TV & Radio
In the end, it was a rout. After a 12-year, multimillion-dollar battle that began with a disagreement over newsroom budgets, former Radio New Zealand journalist Lynne Snowdon conclusively lost her Employment Court case last week.
She'd claimed RNZ treated her badly and then dismissed her unfairly. She'd claimed senior executives committed financial fraud then conspired to cover it up.
Along the way she'd made sundry complaints to the police, the Serious Fraud Office, the High Court, the Ombudsman, the Audit Office, the Commerce Select Committee, the Court of Appeal. She had invited a judge to recuse (disqualify) herself because she was biased.
But on Tuesday, the music stopped. Judge Tony Ford, of the Employment Court in Wellington, delivered a devastating written judgment based on an epic hearing that started last September and finished in February.
The judgment crushed each of Snowdon's three main claims. Her employment grievances weren't justified. Her dismissal had been fair. There had been no fraud whatsoever. In some cases the "evidence" that was meant to have supported her claims was non-existent.
Before spelling out his conclusions, though, Ford counted up some dreadful numbers. In the leadup to a normal employment hearing, he wrote, there might be a maximum of two preliminary (or "interlocutory") hearings to figure out some procedural issues. This case had involved 23.
It is almost unheard of for the rulings from those minor hearings to be appealed. Snowdon appealed six of them. The case involved thousands of pages of evidence and exhibits. The hearing was delayed for years, and when it finally happened it took 47 days. It concerned events that mainly occurred over a decade ago. Millions have been spent or are owed.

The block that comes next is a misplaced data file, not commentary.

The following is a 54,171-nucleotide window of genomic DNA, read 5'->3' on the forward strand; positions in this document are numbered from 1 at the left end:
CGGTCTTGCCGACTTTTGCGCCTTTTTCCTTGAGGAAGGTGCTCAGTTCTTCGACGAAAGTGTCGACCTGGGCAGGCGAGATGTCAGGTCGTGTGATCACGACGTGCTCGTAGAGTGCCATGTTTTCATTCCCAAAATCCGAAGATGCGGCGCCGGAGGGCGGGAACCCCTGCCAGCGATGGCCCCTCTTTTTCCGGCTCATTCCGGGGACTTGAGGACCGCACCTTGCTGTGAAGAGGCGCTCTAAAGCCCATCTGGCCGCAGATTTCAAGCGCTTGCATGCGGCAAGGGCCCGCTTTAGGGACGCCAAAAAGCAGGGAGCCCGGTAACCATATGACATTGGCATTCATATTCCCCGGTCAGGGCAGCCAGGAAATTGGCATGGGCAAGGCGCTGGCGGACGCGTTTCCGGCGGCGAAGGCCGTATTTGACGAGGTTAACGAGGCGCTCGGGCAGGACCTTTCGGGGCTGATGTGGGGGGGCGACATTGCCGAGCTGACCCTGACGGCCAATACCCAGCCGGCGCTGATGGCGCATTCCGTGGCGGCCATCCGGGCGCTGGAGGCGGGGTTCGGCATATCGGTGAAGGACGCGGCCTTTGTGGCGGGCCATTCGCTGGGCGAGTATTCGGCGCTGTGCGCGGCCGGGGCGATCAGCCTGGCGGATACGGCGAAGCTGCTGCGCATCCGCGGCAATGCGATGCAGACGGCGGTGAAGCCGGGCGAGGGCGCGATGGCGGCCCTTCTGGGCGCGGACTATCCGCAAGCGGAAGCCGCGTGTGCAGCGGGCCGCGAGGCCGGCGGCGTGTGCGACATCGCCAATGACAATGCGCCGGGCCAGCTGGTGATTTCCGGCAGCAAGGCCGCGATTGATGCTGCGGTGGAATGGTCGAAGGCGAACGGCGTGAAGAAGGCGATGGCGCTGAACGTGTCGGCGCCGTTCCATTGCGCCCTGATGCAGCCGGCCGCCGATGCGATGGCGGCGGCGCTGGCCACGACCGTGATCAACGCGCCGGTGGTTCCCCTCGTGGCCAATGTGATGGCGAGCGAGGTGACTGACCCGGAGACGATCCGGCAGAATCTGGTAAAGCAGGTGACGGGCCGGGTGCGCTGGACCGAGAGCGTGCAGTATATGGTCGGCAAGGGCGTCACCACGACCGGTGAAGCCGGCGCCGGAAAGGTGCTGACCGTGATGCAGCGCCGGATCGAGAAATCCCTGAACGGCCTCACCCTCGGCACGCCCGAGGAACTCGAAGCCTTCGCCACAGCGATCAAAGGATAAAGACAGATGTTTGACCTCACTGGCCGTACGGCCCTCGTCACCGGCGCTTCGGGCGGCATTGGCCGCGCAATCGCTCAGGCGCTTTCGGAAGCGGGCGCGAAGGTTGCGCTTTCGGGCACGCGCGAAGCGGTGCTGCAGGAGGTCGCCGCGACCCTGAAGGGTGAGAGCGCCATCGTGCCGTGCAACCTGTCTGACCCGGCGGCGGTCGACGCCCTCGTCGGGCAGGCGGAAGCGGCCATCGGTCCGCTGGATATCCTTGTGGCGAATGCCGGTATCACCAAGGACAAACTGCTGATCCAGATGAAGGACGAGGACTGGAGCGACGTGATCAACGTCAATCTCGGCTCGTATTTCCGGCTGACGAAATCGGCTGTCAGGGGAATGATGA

How, asked Ford plaintively, could a relatively straightforward employment dispute "spiral out of control and result in such an appalling set of statistics"?
It's a pretty good question.
The speck of grit at the centre of this pearler of an employment wrangle was a disagreement over staff budgets.
In 1994, Snowdon had been wooed home from her job with the BBC in London by RNZ's then chief executive, Sharon Crosbie. By 2002, she was running the newsroom but, after the staff budget repeatedly blew out, Crosbie accused her of mismanagement. In January, Snowdon went on paid sick leave. She was dismissed in 2005 by Crosbie's successor, Peter Cavanagh.
A Sunday Star-Times article from early 2003 shows RNZ staff had sharply divergent views of the matter. Snowdon's backers saw her as a plucky supporter of quality news, undermined by savage cost-cutting and Crosbie's divisive management style. Crosbie's backers said Snowdon had been given ample opportunities to fix things and had failed.
With each passing year, though, the question became less whether Snowdon had a legitimate grievance in the first place (though Judge Ford concludes that she did not), and more along the lines of "What on earth is she doing?" Her costs have been reported as exceeding $3.5m.
What happens, says Victoria University law professor Gordon Anderson, is if people are dismissed and they believe they're not at fault, they "get extremely pissed off". At fault or not, though, Anderson recommends pragmatism.
"I tend to say, 'If you win you'll probably get a few thousand, so do you want to f... your life up for three years, or just put it behind you and move on?'